Duke professor Cathy Davidson's new book, Now You See It (see review on page 26), has been called "galvanic," "an immensely enjoyable omni-manifesto" and "an optimistic, even thrilling, summer read"—all by digital culture critic Virginia Heffernan of The New York Times. High praise indeed: Heffernan writes about 21st-century media with the grace of a 19th-century novelist, and her writings for the Times are an embrace by the "old media" of the new, conferring legitimacy to Web-based culture among the Times readership (average age: 42). In Davidson, Heffernan may have found her patron saint in academia.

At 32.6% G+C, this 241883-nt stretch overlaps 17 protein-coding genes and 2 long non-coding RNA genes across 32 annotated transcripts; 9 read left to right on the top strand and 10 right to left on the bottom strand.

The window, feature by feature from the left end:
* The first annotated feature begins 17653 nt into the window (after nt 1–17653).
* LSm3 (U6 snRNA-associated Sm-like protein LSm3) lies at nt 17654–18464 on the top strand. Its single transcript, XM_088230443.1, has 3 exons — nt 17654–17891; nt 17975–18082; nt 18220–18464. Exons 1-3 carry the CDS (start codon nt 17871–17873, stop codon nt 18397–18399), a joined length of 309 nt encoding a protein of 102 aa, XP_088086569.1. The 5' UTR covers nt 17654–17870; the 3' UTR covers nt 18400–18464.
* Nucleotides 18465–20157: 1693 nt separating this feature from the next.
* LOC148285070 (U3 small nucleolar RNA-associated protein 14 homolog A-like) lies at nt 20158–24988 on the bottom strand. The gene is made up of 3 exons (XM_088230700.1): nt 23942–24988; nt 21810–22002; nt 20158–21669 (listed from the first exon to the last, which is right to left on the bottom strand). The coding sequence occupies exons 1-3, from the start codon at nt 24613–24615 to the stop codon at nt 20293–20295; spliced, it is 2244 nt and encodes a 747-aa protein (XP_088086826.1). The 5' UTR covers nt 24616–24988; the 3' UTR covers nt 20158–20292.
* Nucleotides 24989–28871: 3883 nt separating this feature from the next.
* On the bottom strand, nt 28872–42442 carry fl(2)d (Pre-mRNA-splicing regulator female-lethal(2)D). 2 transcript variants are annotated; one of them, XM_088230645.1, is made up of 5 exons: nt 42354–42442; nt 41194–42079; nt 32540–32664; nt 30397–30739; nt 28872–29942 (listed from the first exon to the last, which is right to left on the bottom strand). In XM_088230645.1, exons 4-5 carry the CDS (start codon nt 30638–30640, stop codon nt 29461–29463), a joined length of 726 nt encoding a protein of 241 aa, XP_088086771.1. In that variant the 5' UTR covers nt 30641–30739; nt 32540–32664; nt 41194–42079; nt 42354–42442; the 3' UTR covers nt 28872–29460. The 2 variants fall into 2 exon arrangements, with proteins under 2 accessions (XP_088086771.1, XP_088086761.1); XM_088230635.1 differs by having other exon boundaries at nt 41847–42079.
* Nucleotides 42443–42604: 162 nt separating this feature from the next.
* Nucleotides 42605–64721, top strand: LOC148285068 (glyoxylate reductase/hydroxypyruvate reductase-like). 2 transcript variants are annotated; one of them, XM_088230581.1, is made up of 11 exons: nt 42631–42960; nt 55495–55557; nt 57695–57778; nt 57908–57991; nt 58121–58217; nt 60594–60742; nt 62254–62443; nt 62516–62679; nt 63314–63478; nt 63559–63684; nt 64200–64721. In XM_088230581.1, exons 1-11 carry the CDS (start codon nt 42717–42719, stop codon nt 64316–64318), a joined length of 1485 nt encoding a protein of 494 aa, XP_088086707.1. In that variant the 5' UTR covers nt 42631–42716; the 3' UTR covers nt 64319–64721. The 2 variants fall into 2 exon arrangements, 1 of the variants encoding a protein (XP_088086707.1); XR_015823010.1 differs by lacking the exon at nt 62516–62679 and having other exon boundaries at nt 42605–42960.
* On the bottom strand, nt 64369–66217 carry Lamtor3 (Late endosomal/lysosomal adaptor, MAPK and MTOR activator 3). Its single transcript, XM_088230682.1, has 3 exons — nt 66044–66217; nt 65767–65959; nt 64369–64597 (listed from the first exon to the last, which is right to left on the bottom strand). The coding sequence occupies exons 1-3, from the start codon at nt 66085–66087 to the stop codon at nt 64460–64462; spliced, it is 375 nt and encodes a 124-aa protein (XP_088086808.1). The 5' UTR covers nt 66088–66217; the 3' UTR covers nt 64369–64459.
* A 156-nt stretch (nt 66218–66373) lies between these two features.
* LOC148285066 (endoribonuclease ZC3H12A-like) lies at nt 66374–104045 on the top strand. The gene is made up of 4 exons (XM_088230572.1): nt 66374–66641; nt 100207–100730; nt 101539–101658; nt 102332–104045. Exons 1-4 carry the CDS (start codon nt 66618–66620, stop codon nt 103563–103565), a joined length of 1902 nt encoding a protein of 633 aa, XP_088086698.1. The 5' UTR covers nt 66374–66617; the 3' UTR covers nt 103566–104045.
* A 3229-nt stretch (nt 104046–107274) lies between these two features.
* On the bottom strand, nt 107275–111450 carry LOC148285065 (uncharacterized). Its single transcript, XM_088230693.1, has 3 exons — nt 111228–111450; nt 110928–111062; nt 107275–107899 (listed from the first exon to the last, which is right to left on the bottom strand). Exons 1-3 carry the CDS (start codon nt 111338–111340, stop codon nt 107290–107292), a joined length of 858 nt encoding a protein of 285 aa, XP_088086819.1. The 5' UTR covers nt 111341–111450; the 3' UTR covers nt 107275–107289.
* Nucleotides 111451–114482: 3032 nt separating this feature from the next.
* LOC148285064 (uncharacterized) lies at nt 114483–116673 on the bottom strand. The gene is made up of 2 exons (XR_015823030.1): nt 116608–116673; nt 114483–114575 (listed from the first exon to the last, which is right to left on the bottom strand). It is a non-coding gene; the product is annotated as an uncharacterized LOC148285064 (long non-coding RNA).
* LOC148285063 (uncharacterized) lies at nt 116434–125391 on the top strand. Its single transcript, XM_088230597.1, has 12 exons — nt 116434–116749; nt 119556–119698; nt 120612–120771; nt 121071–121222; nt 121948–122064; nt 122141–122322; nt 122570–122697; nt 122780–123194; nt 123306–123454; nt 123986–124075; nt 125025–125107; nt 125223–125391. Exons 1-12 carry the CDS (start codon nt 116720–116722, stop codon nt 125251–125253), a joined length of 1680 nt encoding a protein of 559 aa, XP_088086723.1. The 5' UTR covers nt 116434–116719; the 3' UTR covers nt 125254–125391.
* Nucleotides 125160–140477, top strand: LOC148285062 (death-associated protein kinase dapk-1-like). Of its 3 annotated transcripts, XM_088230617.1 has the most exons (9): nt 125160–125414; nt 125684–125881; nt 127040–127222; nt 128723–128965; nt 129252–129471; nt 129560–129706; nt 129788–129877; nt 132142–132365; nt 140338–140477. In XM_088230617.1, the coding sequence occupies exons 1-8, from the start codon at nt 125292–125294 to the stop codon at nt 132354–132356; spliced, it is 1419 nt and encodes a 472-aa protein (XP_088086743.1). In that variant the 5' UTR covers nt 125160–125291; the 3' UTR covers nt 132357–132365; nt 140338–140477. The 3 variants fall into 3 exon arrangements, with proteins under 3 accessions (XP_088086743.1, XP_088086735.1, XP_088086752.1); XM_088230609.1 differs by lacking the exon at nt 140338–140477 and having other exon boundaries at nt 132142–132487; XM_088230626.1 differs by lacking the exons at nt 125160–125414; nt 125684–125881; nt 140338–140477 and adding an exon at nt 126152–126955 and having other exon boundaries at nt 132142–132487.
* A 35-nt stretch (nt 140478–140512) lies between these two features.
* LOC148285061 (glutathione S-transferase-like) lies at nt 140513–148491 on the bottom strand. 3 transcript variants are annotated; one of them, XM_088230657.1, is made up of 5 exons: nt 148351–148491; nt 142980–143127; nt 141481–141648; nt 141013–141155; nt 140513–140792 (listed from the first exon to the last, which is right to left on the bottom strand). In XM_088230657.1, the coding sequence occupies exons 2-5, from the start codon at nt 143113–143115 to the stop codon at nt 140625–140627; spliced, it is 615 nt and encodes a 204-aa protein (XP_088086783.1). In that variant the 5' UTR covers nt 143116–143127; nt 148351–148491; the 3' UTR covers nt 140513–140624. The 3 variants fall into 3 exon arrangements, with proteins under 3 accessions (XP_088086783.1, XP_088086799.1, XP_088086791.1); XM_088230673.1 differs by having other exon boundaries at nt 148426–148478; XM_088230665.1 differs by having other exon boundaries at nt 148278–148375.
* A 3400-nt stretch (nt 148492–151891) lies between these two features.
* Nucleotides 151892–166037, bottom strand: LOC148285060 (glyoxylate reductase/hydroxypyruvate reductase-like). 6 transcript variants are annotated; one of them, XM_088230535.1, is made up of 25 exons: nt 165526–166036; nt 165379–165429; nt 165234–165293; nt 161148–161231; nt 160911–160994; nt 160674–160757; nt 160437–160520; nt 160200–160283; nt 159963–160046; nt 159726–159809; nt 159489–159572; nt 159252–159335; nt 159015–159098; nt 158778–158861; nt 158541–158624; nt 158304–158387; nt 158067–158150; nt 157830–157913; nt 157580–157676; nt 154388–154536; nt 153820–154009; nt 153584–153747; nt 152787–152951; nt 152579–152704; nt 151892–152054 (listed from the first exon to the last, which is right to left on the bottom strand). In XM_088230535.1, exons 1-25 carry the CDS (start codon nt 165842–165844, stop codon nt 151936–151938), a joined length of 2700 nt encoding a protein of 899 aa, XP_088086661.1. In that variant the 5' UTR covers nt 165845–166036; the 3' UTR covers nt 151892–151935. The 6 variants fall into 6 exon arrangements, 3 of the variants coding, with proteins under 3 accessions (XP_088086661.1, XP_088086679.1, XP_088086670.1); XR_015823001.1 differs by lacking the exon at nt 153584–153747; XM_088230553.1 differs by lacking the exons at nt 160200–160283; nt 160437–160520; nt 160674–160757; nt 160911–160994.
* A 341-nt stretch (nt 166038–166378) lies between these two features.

Like Heffernan, Davidson is a champion of our new digital tools. Now You See It calls for a top-to-bottom rethinking of our workplaces and schools, one that acknowledges and fully exploits the technological changes that have come, and are yet to come, with increasing speed, to each new crop of schoolchildren. She argues that stubborn fuddy-duddyism and an institutional reluctance to diverge from past methods will only hold back tomorrow's multiplatform, multitasking workforce. Davidson will speak in Duke's Rare Book Room in Perkins Library on Wednesday, Aug. 31, at 4 p.m., and at the Regulator Bookshop on Thursday, Sept. 1, at 7 p.m. Both events are free. —Marc Maximov